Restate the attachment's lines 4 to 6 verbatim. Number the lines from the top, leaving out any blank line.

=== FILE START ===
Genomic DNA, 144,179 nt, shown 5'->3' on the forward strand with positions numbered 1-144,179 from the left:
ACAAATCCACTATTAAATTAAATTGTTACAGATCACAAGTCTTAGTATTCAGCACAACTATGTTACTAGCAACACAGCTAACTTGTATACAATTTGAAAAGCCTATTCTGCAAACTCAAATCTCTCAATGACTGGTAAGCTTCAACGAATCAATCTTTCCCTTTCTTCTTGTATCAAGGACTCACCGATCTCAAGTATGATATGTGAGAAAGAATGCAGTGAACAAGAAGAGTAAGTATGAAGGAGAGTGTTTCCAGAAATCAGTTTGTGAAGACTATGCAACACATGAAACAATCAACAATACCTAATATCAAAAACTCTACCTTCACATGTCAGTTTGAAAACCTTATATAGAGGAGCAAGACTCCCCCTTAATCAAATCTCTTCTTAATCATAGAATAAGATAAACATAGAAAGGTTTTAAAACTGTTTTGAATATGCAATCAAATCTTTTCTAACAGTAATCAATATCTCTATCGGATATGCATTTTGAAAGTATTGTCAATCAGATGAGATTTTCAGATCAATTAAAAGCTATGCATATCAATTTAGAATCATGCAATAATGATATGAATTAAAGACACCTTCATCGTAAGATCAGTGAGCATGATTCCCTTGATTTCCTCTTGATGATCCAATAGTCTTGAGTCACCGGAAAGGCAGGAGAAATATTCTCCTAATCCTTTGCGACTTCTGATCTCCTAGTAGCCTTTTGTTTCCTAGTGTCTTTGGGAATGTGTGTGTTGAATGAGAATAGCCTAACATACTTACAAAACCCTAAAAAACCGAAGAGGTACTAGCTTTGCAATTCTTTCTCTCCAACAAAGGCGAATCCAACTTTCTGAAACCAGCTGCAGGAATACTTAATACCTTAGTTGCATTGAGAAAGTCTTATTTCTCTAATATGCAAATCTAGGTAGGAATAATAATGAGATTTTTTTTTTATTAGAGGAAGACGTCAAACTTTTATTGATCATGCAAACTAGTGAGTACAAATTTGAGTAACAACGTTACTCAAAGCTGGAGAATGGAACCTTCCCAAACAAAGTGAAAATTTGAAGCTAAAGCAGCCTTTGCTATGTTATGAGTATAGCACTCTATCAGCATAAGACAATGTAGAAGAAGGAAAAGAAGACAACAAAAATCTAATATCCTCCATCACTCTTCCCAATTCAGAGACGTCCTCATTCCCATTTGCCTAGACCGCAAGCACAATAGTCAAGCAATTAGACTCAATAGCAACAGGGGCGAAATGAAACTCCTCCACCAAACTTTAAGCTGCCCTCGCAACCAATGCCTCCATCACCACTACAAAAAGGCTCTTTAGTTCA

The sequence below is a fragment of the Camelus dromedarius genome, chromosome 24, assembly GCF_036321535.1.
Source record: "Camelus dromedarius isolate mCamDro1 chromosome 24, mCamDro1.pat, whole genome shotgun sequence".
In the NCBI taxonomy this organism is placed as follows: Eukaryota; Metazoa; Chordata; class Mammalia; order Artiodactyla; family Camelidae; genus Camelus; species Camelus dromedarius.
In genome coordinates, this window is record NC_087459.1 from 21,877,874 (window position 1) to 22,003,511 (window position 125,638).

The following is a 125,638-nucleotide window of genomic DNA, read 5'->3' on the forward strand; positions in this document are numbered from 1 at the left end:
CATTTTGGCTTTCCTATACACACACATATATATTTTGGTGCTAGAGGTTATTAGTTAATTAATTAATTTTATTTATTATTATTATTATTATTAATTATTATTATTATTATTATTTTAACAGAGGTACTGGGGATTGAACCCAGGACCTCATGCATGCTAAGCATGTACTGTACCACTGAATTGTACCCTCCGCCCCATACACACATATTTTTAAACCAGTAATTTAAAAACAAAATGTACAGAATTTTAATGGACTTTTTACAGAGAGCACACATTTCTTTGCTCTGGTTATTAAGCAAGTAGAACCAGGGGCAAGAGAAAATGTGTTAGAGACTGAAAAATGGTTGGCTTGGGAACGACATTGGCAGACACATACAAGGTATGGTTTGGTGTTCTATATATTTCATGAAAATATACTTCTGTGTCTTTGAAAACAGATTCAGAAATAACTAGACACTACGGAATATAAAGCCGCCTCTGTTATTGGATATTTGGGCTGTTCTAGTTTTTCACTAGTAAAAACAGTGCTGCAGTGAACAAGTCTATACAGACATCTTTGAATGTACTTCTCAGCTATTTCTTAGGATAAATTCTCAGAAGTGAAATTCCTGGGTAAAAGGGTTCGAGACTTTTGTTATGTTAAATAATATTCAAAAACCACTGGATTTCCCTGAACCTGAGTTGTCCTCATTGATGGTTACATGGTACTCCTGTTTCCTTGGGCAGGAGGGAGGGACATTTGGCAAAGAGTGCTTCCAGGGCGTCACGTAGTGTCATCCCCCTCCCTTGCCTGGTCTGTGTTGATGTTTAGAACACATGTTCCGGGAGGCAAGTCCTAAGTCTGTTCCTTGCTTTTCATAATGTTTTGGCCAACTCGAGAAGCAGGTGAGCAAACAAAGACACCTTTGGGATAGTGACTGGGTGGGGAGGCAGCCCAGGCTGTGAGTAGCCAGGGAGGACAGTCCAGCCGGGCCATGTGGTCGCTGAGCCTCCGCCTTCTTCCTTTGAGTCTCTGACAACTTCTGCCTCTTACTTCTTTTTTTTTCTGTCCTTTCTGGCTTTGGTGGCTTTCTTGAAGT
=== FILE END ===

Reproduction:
Source record: "Camelus dromedarius isolate mCamDro1 chromosome 24, mCamDro1.pat, whole genome shotgun sequence".
In the NCBI taxonomy this organism is placed as follows: Eukaryota; Metazoa; Chordata; class Mammalia; order Artiodactyla; family Camelidae; genus Camelus; species Camelus dromedarius.
In genome coordinates, this window is record NC_087459.1 from 21,877,874 (window position 1) to 22,003,511 (window position 125,638).